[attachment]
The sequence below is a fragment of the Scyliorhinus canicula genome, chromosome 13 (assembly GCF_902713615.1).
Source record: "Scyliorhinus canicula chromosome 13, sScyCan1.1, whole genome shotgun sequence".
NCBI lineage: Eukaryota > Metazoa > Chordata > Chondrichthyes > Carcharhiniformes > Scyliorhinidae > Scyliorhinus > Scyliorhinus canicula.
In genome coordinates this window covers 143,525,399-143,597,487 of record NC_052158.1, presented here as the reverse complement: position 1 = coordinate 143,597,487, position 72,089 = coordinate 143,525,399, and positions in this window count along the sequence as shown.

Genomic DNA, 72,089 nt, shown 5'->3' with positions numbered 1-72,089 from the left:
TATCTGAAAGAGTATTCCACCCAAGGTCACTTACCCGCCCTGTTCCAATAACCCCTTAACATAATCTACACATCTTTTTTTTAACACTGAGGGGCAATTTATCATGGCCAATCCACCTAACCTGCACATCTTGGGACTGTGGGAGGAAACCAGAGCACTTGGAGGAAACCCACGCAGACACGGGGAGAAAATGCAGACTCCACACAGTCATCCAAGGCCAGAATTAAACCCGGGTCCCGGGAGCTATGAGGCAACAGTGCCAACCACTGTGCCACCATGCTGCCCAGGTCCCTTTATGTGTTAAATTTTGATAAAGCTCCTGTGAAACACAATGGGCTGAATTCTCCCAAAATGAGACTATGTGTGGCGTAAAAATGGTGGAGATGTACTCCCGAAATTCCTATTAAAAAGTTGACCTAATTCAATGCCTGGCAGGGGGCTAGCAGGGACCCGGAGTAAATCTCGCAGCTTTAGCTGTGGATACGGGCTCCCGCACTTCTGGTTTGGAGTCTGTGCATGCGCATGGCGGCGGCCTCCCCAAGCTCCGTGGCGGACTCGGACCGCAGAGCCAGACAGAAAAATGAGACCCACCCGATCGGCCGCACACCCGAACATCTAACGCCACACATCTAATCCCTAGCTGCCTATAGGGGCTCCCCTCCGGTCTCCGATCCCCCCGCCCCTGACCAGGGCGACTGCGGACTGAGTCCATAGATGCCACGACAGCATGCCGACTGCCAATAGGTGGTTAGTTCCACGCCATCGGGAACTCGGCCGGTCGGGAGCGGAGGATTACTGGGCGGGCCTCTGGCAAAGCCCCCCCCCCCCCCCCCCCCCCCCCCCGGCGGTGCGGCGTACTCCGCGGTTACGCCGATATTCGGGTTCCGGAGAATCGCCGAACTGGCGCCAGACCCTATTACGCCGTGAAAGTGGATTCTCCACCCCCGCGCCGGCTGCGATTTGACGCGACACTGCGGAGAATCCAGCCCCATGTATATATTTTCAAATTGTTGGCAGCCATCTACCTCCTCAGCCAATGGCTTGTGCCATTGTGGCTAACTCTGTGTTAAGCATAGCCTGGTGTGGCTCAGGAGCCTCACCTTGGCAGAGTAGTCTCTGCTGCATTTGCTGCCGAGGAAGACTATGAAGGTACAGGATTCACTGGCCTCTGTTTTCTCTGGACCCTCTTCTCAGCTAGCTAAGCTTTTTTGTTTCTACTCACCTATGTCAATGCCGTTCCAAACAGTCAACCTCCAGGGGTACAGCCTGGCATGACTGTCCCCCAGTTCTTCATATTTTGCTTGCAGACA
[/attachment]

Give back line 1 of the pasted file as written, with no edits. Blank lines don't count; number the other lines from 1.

The sequence below is a fragment of the Scyliorhinus canicula genome, chromosome 13 (assembly GCF_902713615.1).